There are two good reasons to look at shares in media group Sky (SKY) today. While there is excitement about the company extending its Premier League broadcasting rights to 2022 at a lower price, investors should really focus on that fact Sky’s shares are trading above the £10.75 takeover price offered by Fox.

By pricing the shares 20p higher than the takeover offer at £10.95, the market is effectively saying it believes Fox will have to come back with a higher takeover price.


Investment bank UBS believes the analyst community, as represented by consensus estimates, were factoring in a 20% to 30% increase in the cost of the football rights for Sky.

The broadcaster has now struck a deal to pay £1.193bn per year for the rights, which works out as 16% cheaper per game versus the current agreement.

The reduction in costs effectively means analysts will have to upgrade their earnings forecasts.

Stronger earnings forecasts could lead to shareholders seeking a higher offer price from Fox.

‘Consensus assumes £1.7bn of earnings before interest, tax and amortisation (EBITA) for Sky in its 2020 financial year (the first year of the new Premier League rights cycle),’ says UBS.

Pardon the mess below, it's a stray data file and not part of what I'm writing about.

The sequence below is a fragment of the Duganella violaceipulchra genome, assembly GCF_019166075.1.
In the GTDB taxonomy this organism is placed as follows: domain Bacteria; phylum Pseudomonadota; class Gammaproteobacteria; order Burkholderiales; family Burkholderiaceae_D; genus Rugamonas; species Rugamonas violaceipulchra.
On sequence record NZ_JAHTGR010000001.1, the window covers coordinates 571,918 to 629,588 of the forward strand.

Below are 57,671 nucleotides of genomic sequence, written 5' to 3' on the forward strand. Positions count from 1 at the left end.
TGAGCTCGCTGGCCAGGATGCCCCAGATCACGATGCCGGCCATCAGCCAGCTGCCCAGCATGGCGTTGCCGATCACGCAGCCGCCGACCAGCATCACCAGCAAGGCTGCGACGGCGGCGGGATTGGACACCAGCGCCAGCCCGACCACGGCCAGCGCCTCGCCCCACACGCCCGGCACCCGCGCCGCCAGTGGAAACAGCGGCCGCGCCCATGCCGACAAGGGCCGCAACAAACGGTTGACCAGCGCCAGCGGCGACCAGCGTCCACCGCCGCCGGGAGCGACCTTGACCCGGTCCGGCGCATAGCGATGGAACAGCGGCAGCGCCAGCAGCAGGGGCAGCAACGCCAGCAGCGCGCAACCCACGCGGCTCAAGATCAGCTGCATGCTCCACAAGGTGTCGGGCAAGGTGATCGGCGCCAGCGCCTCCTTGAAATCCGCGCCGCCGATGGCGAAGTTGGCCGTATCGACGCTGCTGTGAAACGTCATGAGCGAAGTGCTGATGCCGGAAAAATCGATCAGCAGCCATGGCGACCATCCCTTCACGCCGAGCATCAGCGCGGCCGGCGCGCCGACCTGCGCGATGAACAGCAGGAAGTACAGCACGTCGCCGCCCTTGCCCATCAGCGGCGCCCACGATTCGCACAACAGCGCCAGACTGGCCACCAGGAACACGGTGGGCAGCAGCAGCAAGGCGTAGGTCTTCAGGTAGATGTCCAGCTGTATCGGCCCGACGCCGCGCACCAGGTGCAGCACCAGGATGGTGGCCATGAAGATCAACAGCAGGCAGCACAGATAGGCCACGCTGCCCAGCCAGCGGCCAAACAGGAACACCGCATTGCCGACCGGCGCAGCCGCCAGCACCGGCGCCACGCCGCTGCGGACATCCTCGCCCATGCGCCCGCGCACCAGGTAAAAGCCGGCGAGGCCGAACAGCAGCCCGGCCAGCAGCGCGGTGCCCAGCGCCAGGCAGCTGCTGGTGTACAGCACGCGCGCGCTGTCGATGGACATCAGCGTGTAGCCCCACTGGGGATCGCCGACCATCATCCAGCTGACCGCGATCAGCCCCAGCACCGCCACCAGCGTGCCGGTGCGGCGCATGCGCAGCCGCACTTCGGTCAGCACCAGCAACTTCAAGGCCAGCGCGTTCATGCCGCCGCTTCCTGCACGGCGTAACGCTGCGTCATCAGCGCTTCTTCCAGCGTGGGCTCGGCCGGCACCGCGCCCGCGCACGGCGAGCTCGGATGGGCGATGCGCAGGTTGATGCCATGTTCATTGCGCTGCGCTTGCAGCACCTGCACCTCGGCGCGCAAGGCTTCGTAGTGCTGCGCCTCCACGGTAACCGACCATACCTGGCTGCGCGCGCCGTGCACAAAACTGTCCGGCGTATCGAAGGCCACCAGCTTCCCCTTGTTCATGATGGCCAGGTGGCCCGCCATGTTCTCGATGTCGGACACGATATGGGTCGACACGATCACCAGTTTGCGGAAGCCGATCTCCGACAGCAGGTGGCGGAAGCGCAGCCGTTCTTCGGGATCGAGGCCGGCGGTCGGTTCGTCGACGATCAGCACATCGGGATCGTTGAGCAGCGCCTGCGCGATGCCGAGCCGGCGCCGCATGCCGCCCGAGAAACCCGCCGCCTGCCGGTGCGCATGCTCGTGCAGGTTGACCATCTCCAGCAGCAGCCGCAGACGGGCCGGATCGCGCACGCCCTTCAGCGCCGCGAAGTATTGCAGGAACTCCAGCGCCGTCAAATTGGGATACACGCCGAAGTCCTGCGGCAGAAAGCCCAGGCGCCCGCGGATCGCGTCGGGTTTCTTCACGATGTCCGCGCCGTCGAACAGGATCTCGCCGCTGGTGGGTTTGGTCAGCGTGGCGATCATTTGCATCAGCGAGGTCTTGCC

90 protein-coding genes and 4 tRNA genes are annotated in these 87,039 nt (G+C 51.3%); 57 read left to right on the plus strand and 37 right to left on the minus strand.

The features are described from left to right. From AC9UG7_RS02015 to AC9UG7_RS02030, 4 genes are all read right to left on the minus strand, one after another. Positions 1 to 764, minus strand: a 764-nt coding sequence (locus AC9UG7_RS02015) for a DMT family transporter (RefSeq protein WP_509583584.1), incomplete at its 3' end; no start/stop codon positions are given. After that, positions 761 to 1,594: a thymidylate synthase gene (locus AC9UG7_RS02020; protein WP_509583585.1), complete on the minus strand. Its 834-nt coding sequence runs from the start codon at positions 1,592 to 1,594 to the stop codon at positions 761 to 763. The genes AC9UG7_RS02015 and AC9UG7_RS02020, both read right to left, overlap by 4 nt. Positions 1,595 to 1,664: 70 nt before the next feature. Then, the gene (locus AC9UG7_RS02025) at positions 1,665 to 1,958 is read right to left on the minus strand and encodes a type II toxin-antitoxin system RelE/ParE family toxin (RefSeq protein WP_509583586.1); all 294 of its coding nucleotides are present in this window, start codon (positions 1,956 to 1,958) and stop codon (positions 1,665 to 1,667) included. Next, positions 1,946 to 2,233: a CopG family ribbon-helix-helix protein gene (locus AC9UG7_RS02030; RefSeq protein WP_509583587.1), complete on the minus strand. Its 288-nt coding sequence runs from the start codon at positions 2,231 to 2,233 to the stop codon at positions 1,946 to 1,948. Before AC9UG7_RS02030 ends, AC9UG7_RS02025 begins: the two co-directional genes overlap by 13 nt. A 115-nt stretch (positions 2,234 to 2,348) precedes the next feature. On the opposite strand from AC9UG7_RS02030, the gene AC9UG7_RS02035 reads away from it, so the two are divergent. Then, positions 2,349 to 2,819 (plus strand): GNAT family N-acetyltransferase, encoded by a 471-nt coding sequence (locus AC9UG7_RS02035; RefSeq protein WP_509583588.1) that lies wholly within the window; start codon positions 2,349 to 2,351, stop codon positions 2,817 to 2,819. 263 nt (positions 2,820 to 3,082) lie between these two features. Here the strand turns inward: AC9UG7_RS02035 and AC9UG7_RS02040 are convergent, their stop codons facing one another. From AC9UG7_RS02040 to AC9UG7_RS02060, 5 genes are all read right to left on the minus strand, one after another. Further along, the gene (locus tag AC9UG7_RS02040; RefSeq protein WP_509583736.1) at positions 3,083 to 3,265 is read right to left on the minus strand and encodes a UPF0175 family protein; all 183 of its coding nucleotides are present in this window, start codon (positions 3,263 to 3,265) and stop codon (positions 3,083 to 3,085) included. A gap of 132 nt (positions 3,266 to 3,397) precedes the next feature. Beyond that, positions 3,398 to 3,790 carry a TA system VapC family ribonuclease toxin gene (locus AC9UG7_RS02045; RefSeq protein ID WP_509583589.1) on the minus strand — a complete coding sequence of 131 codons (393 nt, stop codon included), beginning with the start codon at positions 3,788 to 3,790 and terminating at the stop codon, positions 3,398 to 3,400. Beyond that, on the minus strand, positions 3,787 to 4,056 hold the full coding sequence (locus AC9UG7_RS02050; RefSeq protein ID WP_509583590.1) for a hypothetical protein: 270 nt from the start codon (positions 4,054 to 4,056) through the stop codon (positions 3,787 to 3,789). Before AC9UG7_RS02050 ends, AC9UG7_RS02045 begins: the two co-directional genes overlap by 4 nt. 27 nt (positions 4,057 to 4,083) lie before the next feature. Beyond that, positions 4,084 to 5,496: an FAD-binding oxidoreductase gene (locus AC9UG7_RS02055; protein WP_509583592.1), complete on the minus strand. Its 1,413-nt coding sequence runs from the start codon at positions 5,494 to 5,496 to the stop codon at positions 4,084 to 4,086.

‘Theoretically,  consensus  should  move  to  £2.2bn  of  EBITA  based  on  the  rights  outcome,  but  we  believe  Sky  will  likely  use  some  of  this  headroom  to  invest  more  in  original  programming.’


Sky’s takeover deal is quite complicated thanks to Disney having struck a deal to buy assets from Fox including its current 39% stake in Sky.

The Competition and Markets Authority (CMA) is due to give its verdict by 14 June on whether Fox can buy the remaining 61% of Sky it doesn’t already own.

If the deal is approved by the CMA, then Fox would complete its acquisition and Sky shareholders would get the cash they’ve patiently expected – assuming they vote in favour of the deal. Fox would then transfer its full ownership of Sky to Disney.

However, if the CMA blocks the takeover, then Disney would only be left the 39% of Sky it is initially inheriting from Fox.

There have been reports that some Sky shareholders would want Disney to offer £13 per share for the rest of Sky in this circumstance.


Sky has secured the rights to show 128 Premier League games a season, up from 126, and Saturday evening matches for the first time.

The company remains among the biggest sports coverage providers. It covers the English Football League, Scottish Football, England cricket, as well as exclusive coverage of Formula 1 from 2019 to 2024.

Investment bank Liberum argues BT (BT.A) has done ‘relatively poorly’ by picking up only Saturday lunchtime Premier League games and paying £295m per season for 32 games, 10 less than the current contract.

‘This will raise further questions about BT’s strategy in Media and could also provide Sky with a competitive advantage in attracting bundled Pay TV/bundled customers,’ comments Liberum.

Issue Date: 14 Feb 2018